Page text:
Denver tops UNLV, wins first NCAA Tournament game since 1970

Head coach Jamie Franks had one pregame message for his Pioneers: “One year! You’ve been waiting one year for this!” Almost exactly one year ago, the University of Denver Pioneers lost their NCAA Tournament Second Round match to SMU on a heartbreaking goal in extra time. Franks made sure his players didn’t forget when he reminded them right before kickoff of this year’s second round match against the UNLV Rebels.

Tonight was different. The lights weren’t too big. The moment didn’t get the best of the Pios. Tonight, the Pioneers were the team to beat and, for the first time since 1970, the Pioneers will advance past their first NCAA Tournament match thanks to a dominant 3-0 effort over the Rebels.

“We were on the wrong side of the game last year,” Franks said after the game. “12 months later, the team’s now 21 games unbeaten, so we feel great about things.”

While the two teams played to a scoreless draw over the course of the first 45 minutes, Denver flipped a switch during the break and took control of the game. For the game, Denver outshot UNLV 18-5, and Denver notched 9 of those in the second half alone.

Franks and his team wouldn’t let anything deny them the opportunity to keep playing soccer this fall. Not even a missed PK in the first half by Karsten Hanlin would get the best of the Pios.

“We missed a penalty shot to start the game and most teams would crumble,” Franks said. “As the game went on, it was one of those games where it didn’t matter how it got in, we just needed to keep pushing and keep executing the gameplan and we got a great goal to kick things off.”

It wasn’t until the 55th minute of the match that Denver got on the board, but it was an important marker. Karsten Hanlin started the play with an excellent service from the corner and, as luck would have it, the ball found defender Scott DeVoss’ head high above everyone else in the box and it sailed past a diving UNLV goalkeeper to get the Pios on the board.

“First of all, my job is to defend,” DeVoss said. “Once I got up there and I saw the ball was coming, there was nothing getting in the way of me getting that. It felt great to see it go in.”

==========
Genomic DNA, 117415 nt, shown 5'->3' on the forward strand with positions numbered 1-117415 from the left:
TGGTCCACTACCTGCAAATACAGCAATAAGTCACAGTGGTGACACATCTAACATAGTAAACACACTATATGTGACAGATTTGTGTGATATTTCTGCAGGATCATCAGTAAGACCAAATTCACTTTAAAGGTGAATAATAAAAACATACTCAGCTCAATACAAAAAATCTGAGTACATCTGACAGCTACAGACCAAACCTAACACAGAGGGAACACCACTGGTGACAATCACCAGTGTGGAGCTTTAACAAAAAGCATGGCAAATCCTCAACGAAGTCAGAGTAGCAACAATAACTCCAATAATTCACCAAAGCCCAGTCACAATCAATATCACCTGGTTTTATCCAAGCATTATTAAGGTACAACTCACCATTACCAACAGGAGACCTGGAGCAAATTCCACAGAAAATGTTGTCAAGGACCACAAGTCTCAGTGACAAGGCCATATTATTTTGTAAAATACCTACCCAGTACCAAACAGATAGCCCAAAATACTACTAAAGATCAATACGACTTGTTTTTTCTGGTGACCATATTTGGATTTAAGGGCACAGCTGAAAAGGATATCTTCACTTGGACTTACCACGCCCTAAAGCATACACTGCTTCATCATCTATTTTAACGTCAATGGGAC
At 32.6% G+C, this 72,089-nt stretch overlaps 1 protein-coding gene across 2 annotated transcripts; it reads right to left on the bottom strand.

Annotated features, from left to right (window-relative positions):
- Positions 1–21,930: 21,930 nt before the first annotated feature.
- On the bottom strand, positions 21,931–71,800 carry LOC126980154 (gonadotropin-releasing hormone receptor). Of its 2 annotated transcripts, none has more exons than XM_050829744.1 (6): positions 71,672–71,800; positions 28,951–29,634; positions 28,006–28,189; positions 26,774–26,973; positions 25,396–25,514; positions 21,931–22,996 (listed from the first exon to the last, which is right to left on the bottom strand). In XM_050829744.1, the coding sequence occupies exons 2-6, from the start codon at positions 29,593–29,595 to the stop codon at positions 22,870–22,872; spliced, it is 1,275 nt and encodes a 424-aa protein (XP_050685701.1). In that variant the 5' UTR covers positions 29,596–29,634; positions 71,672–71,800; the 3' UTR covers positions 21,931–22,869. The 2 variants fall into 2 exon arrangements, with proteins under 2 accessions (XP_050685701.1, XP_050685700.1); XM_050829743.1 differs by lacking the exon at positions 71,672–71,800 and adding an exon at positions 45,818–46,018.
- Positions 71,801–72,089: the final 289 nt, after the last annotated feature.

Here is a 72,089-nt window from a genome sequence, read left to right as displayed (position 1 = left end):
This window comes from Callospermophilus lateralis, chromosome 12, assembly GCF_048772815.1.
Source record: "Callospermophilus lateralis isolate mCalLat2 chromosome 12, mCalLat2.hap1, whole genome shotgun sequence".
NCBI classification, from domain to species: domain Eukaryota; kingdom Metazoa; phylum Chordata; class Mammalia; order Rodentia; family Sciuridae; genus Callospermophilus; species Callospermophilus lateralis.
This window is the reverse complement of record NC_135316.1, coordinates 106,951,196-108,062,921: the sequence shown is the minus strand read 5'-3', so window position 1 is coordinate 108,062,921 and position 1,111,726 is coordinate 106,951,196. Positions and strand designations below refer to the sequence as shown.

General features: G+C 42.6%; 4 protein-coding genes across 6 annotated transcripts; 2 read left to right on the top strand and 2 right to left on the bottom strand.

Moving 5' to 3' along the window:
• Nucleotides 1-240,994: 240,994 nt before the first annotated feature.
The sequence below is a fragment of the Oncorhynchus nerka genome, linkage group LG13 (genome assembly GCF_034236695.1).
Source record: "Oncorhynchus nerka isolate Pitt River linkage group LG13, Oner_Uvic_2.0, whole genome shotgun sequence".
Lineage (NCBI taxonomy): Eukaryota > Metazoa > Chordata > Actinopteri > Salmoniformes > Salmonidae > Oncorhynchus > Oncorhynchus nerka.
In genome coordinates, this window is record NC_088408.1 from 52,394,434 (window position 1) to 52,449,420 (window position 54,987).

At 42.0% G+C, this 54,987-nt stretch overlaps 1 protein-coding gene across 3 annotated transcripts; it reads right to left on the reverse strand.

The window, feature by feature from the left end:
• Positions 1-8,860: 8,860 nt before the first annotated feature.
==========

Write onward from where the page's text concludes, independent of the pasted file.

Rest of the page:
Denver wasn’t satisfied with just DeVoss’ goal. This team is all too familiar with the heartbreak of not doing enough to win when it counted, so they kept pressing and they kept attacking. In short, they weren’t going to let UNLV leave Denver with a victory.

in the 69th minute, Alex Underwood capped a long possession with a 25-yard ground-burning strike to double the Pioneers’ lead and all but end UNLV’s season. The way DU was playing all over the field, one goal would have been enough, but two goals was Mount Everest for the Rebels.

“This team is built for knock-out style competition,” Franks said. “We felt that we were prepared last year but we got a little bit unlucky, but for me, I would always take my guys in knock-out soccer.”

Sure, this year’s DU Men’s Soccer team is a historic one. The 2016 Pioneers were the first team in nearly 40 years to go unbeaten in two straight regular seasons on top of becoming the first DU team to advance in the NCAA Tournament in nearly 50. Those statistics are mind-boggling and it’d be easy for a team to sit back and feel accomplished about it.

DU isn’t ready to throw in the towel on the season yet, though. They’ve come so far. They’ve defied the odds by refusing to lose in the regular season…again. They’ve made program history. Why watch this end now?

“I really do feel that I have a team that can win this tournament,” Franks stated. “Not many people believe that when I say it, but nobody’s ever believed us. I’ve got a group of young men and a support staff that we know we can win this thing.”

One year removed from heartbreak, the Pios are back and building momentum toward the ultimate goal. This team isn’t done just yet.


Denver will play 11th-seeded Washington next weekend at CIBER Field. The official start time has not been announced, but be sure to follow LetsGoDU on Twitter. We will update that information as it becomes available.